“They can’t make people afraid anymore,” he said. “This is evidence, but they just don’t get it. The crackdown is not working, and it’s becoming personal.”
Syrian officials have maintained that the government has the upper hand, suggesting that they believed the crackdown could eventually bring quiet. Mr. Assad himself said in an interview with a Syrian newspaper this week that the unrest would soon come to an end.
But opposition figures and activists warned that the stalemate between a state bent on repression and protests that remain relatively small but remarkably persistent could prove dangerous, as sectarian tensions grow and reports proliferate of some protesters resorting to arms. Some insisted that time was, in fact, running out.
“The longer this crisis goes on, the longer it takes the government to recognize the legitimacy of the protesters and their demands, the bigger the gap between the two will become,” said Louay Hussein, an opposition figure who has met with government officials. “What the street would have accepted yesterday, it won’t accept tomorrow.”
“I fear all scenarios because the street governs reality,” he added.
Just months ago, Mr. Assad was a relatively popular figure in a country where stories often circulated of his common touch, about how he drove his own car or frequented popular restaurants with his family. In recent weeks, though, a deep current of anger has emerged that is directed at Mr. Assad. And analysts say that a leadership that once drew its members from the countryside and saw one of its constituencies as the poor and disenfranchised now suffers from the myopia of living in Damascus and Aleppo, the two largest cities.
Perhaps unwittingly, the crackdown may serve as a force for greater militancy in the countryside, which the government, with few resources, has neglected.
“The regime is a factor of radicalization in the street,” the Damascus-based analyst said. “It’s not the state stepping in to restore order. The regime’s response has been disorderly, chaotic and illegal, and the security forces are running havoc.”
Throughout the uprising, a crucial question asked even by Syria’s allies — namely Turkey — is whether Mr. Assad is unwilling or unable to carry out reforms. American officials remain divided over the question, and the protests seem to be reshaping a landscape in which protesters are becoming both bolder and more adamant in their demands.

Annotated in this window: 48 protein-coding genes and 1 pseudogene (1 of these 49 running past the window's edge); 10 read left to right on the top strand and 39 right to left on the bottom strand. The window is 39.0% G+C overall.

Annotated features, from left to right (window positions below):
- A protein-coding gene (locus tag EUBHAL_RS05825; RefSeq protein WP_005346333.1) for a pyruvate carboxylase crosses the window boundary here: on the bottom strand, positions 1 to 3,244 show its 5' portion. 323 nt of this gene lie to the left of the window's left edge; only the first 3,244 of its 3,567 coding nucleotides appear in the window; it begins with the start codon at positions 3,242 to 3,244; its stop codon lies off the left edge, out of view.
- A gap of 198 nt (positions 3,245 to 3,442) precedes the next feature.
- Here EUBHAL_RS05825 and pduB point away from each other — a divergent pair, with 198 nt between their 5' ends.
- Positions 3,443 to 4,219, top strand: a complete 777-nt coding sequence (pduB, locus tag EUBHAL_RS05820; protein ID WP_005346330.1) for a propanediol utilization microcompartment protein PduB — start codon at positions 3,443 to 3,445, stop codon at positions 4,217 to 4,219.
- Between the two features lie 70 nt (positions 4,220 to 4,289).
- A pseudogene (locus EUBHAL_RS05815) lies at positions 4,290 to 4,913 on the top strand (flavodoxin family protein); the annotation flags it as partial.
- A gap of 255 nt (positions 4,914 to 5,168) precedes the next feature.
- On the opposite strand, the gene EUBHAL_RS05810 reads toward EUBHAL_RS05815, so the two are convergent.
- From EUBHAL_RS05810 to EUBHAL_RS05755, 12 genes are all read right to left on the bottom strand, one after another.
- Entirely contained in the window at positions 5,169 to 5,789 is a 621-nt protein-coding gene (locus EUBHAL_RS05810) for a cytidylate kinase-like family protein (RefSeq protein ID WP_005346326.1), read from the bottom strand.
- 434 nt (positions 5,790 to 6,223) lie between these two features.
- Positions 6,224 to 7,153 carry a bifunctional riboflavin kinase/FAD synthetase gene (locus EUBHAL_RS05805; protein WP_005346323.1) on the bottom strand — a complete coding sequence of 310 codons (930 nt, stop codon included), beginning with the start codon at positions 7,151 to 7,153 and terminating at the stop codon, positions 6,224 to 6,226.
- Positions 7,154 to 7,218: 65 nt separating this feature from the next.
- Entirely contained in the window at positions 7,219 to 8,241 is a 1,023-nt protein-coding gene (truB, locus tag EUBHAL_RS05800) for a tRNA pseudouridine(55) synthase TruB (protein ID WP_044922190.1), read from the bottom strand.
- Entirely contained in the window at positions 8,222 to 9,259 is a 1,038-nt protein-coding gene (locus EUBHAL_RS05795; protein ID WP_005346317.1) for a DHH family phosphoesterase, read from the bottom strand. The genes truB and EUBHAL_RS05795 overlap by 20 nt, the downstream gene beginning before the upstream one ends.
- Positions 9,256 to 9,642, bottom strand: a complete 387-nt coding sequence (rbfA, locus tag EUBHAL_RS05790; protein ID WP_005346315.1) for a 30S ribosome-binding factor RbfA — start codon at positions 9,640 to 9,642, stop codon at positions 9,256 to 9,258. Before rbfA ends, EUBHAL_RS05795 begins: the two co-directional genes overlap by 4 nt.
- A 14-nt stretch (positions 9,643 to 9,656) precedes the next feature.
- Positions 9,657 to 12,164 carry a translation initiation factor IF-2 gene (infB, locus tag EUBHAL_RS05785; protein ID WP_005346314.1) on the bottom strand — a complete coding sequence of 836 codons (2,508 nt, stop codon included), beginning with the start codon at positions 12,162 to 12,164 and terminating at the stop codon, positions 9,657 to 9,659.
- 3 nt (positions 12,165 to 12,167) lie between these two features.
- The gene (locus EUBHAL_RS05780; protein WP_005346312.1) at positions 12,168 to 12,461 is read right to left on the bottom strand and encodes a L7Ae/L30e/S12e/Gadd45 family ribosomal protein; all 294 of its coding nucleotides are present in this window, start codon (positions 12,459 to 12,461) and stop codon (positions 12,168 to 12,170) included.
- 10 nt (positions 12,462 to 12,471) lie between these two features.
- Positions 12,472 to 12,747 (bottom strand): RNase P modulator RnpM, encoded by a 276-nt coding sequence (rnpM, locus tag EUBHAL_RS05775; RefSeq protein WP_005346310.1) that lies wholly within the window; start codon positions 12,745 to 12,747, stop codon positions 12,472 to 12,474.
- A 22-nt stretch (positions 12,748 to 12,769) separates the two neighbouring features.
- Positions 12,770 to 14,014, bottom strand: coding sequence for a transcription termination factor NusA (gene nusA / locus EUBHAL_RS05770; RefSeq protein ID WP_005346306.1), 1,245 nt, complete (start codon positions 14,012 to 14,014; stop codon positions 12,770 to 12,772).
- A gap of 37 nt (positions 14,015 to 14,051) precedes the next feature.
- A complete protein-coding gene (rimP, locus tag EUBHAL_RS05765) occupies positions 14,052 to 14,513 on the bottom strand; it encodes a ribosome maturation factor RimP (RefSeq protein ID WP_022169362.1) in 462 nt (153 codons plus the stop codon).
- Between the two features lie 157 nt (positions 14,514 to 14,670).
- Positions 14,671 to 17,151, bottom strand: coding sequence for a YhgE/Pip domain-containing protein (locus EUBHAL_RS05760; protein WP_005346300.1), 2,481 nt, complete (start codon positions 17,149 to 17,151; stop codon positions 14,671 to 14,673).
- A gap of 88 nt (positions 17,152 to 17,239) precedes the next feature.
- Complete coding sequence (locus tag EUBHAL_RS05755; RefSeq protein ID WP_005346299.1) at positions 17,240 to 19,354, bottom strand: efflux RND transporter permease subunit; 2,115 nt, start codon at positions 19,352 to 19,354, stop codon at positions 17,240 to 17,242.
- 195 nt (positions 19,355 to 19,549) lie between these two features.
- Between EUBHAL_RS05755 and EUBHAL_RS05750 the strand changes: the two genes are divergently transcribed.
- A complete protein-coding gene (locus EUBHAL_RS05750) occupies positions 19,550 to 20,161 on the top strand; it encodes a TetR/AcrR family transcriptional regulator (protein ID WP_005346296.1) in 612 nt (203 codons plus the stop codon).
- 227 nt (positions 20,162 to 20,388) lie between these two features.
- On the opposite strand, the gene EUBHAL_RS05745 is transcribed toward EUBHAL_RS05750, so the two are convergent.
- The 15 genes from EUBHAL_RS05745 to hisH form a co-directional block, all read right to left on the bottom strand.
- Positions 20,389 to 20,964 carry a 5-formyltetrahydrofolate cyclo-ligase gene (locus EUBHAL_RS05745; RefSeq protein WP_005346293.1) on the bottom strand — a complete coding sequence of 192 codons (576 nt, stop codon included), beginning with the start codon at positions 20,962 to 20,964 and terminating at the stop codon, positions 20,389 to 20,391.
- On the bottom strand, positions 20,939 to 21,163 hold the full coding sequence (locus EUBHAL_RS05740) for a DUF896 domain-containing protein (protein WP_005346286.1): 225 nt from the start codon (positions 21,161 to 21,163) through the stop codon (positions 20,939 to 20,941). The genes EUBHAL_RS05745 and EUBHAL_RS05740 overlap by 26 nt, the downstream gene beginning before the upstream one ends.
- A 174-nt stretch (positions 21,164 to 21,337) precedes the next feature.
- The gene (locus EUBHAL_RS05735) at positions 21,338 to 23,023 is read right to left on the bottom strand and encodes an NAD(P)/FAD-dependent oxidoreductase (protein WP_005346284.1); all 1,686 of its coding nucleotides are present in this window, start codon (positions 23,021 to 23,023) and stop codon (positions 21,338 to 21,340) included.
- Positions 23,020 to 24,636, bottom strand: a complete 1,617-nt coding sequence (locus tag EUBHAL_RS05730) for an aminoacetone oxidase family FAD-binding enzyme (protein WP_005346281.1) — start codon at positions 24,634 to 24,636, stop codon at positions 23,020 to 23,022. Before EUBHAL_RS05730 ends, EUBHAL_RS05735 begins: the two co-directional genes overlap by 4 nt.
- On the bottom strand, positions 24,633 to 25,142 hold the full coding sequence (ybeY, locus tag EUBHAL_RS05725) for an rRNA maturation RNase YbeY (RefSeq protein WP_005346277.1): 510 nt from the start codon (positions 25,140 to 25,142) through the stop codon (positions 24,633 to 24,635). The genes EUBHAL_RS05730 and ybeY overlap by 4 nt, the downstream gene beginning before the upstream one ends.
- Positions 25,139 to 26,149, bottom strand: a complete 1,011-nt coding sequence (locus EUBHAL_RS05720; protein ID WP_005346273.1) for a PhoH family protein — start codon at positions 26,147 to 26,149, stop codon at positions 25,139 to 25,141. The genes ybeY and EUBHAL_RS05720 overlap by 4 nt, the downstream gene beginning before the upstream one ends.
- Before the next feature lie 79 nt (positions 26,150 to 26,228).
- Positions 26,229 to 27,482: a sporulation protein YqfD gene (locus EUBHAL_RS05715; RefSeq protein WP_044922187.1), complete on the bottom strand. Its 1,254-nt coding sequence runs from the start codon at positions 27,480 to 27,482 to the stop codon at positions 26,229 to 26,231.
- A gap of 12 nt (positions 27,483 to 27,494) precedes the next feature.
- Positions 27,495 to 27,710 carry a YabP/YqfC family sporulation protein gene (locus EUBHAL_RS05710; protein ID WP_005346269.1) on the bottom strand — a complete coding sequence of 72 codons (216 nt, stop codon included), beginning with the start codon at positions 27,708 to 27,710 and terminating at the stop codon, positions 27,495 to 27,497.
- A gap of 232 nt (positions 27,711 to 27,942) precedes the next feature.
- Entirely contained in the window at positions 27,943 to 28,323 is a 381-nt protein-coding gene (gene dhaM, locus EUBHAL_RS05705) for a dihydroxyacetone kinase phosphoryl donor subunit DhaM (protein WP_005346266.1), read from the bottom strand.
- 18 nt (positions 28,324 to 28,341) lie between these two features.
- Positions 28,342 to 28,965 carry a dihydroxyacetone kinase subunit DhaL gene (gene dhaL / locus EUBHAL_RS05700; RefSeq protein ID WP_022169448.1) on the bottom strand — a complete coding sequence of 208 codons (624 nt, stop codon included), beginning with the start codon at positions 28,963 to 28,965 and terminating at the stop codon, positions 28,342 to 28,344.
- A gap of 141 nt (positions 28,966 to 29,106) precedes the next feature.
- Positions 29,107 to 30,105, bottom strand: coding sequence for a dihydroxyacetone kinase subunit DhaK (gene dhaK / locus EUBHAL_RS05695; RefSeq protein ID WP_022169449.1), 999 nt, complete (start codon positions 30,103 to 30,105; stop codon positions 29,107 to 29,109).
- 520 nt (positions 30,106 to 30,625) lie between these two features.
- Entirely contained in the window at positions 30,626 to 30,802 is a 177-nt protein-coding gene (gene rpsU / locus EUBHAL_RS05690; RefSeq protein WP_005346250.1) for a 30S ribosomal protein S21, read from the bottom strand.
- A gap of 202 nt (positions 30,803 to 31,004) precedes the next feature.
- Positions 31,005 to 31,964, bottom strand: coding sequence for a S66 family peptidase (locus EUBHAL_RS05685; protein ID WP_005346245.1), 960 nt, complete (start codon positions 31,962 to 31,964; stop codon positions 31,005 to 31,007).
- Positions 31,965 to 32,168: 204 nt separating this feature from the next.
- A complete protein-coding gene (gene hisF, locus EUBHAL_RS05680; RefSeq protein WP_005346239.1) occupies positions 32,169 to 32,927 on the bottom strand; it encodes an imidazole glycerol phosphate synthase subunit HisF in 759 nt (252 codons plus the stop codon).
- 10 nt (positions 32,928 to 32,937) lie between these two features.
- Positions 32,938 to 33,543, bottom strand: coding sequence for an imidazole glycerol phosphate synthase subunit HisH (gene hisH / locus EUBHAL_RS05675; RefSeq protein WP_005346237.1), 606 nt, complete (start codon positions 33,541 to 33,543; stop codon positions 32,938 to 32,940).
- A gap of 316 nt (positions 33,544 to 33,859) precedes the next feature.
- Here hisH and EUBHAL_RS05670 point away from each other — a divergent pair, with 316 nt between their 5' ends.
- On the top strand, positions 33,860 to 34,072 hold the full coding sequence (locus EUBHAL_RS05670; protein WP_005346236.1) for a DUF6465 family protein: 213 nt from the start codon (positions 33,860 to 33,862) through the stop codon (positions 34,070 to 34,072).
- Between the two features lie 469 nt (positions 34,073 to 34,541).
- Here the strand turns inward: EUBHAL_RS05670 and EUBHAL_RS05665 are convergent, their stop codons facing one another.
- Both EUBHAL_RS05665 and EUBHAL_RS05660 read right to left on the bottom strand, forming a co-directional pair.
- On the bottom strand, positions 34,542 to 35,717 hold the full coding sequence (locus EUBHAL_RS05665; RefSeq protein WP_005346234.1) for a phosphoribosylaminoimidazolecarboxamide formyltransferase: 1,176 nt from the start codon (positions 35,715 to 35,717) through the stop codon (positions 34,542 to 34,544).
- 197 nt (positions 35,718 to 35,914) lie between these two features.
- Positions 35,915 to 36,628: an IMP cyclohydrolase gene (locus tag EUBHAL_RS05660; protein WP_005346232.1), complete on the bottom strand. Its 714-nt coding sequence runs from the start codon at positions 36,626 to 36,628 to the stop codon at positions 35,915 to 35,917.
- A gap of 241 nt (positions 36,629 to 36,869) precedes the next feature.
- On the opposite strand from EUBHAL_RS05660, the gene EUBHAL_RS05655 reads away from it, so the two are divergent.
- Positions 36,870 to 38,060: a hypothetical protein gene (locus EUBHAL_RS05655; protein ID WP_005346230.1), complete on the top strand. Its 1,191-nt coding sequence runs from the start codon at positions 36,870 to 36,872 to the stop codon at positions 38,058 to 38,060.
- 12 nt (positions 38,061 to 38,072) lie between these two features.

“Even until today, Assad can lead a real reform process, but day by day his opportunities are becoming less,” said a human rights advocate in Damascus who asked not to be named. “The more they kill and the more pro-democracy protesters they arrest will make Syrians go to the end — the change of the regime, not change in the regime.”
That sentiment was echoed by some activists. They scoffed at the tentative dialogue with opposition figures who readily admitted that they did not represent the protesters.
“The regime wants to bring light to the dialogue to put an end to the demonstrations in the streets,” said Anas, a 28-year-old activist on the outskirts of Damascus. “Then the two sides will spend five years in dialogue sessions.”
“We know this regime,” he added.
Hwaida Saad and an employee of The New York Times contributed reporting from Beirut, and an employee of The Times from Damascus, Syria.
© 2011 The New York Times Company
Donations can be sent to the Baltimore Nonviolence Center, 325 E. 25th St., Baltimore, MD 21218. Ph: 410-366-1637; Email: mobuszewski [at] verizon.net
"The master class has always declared the wars; the subject class has always fought the battles. The master class has had all to gain and nothing to lose, while the subject class has had nothing to gain and everything to lose--especially their lives." Eugene Victor Debs
Post a Comment